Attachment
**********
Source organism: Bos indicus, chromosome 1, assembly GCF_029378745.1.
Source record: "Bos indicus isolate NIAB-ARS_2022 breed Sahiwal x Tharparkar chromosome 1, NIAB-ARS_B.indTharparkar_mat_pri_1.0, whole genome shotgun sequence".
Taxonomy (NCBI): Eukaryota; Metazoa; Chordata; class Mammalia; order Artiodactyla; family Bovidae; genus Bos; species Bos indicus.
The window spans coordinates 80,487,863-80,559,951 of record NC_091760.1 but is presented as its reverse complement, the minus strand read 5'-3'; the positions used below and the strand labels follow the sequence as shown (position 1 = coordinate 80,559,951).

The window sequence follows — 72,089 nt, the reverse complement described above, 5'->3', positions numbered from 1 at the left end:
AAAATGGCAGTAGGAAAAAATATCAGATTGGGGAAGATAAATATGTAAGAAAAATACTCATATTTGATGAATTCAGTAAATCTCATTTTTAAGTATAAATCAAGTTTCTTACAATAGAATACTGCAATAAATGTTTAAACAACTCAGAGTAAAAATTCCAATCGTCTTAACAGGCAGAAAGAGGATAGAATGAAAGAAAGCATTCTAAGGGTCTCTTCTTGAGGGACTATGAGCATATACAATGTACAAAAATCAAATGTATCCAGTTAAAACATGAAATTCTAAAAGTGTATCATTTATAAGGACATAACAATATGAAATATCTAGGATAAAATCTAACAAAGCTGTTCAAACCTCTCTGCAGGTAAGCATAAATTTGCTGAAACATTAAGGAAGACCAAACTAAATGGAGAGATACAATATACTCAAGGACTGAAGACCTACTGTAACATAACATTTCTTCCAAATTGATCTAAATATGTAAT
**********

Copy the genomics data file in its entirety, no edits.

Source organism: Bos indicus, chromosome 1, assembly GCF_029378745.1.
Source record: "Bos indicus isolate NIAB-ARS_2022 breed Sahiwal x Tharparkar chromosome 1, NIAB-ARS_B.indTharparkar_mat_pri_1.0, whole genome shotgun sequence".
Taxonomy (NCBI): Eukaryota; Metazoa; Chordata; class Mammalia; order Artiodactyla; family Bovidae; genus Bos; species Bos indicus.
The window spans coordinates 80,487,863-80,559,951 of record NC_091760.1 but is presented as its reverse complement, the minus strand read 5'-3'; the positions used below and the strand labels follow the sequence as shown (position 1 = coordinate 80,559,951).

The window sequence follows — 72,089 nt, the reverse complement described above, 5'->3', positions numbered from 1 at the left end:
AAAATGGCAGTAGGAAAAAATATCAGATTGGGGAAGATAAATATGTAAGAAAAATACTCATATTTGATGAATTCAGTAAATCTCATTTTTAAGTATAAATCAAGTTTCTTACAATAGAATACTGCAATAAATGTTTAAACAACTCAGAGTAAAAATTCCAATCGTCTTAACAGGCAGAAAGAGGATAGAATGAAAGAAAGCATTCTAAGGGTCTCTTCTTGAGGGACTATGAGCATATACAATGTACAAAAATCAAATGTATCCAGTTAAAACATGAAATTCTAAAAGTGTATCATTTATAAGGACATAACAATATGAAATATCTAGGATAAAATCTAACAAAGCTGTTCAAACCTCTCTGCAGGTAAGCATAAATTTGCTGAAACATTAAGGAAGACCAAACTAAATGGAGAGATACAATATACTCAAGGACTGAAGACCTACTGTAACATAACATTTCTTCCAAATTGATCTAAATATGTAAT